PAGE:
Londongrad

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Sometimes it’s worth mentioning what I’ve been reading. I always intend to do this more than I do. It’s not I don’t read – I just run out of time to mention it.

A recent read has been Londongrad: From Russia With Cash by Mark Hollingsworth and Stewart Lansley, published by Fourth Estate, 2009

The book is topical and touches themes addressed here often. It is no coincidence that the return of the era of ever deepening recessions has coincided with the emergence of a domestic and global mega-rich class, a group with minimal national ties who move their multi-billion fortunes around the globe in search of the best short-term returns. As the book argues, there is perhaps no more dramatic example of this breed and the ‚Äòexuberant` behaviour of the world’s newly enriched than the Russian oligarchs who built vast personal fortunes out of the ashes of Soviet communism, not by creating new wealth from scratch, but by seizing a good deal of Russia’s historic wealth that had been built up over decades.

Londongrad tells the story of the wealthiest London-based oligarchs and how they manipulated the chaos of the Yeltsin years to engineer one of the most blatant transfers of national wealth in recent times.

There is a good deal of detail on how their newly acquired wealth was, as the book describes, ‚Äòsecreted abroad in a labyrinth of offshore accounts in an array of tax havens in the world’s most secretive tax havens. Stashed away it has been almost impossible to trace.’ This was, of course, one of the appeals of the book to me, but so was the fact that it was London that proved the final destination for much of this money.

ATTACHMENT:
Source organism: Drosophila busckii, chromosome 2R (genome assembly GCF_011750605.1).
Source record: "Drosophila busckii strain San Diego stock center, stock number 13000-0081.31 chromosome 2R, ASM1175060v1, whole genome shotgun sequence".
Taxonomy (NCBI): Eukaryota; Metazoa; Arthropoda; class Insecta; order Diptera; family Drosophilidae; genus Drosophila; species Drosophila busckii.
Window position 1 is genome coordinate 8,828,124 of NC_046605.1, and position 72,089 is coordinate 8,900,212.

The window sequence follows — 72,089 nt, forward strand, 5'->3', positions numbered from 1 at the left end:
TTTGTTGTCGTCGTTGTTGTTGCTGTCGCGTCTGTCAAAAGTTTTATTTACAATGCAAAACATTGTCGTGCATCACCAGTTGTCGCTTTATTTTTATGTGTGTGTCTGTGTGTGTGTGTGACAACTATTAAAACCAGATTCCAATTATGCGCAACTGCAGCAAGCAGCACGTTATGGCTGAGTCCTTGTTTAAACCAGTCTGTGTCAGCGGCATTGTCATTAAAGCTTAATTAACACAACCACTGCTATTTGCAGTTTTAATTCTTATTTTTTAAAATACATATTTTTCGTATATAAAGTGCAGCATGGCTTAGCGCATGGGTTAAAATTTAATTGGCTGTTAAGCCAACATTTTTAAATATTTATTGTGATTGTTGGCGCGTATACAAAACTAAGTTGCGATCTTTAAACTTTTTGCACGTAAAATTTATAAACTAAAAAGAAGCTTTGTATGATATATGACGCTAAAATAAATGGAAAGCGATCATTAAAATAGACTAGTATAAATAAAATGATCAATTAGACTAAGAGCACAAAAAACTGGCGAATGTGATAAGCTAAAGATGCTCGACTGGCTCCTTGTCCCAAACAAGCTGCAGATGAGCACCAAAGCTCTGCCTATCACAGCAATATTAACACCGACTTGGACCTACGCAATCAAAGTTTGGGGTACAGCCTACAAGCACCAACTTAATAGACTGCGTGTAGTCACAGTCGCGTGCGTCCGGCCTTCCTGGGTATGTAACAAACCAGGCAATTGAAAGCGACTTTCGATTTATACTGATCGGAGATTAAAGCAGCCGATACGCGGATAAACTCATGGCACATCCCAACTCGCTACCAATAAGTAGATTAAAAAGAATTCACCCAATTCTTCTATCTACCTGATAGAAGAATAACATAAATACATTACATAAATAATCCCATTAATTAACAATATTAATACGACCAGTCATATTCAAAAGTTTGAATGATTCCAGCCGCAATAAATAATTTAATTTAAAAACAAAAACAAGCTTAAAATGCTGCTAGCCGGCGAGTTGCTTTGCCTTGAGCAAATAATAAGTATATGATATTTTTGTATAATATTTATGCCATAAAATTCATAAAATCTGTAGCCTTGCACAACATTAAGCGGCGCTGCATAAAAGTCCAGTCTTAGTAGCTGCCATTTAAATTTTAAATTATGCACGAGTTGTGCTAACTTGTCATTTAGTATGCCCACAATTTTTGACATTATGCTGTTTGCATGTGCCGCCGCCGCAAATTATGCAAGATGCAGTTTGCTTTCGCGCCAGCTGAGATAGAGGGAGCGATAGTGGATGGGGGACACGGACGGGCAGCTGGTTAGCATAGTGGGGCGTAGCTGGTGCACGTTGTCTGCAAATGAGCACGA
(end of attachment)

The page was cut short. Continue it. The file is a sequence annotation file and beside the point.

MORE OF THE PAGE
As the authors explain, successive British governments along with the City turned a blind eye to the provenance of the wealth while bending the rules on tax, visas and corporate governance to ensure the money came here rather than elsewhere. In turn, the avalanche of money acted like an economic shock on the British economy. It made many individual Britons Рplaying the role of the ‘financial bag-carriers of the world` - rich themselves, while also creating destabilising grey markets and contributing to the mass flow of international money into the City that fuelled the bubble that preceded the inevitable crash.

This book provides a real life case study of the rise of the world's multi-billionaires, Britain's remarkable compliance in Russia’s capital flight and of the impact of the transfer on London where most of it landed. It mixes analysis with the narrative of a thriller – the twist being that it relates to real people.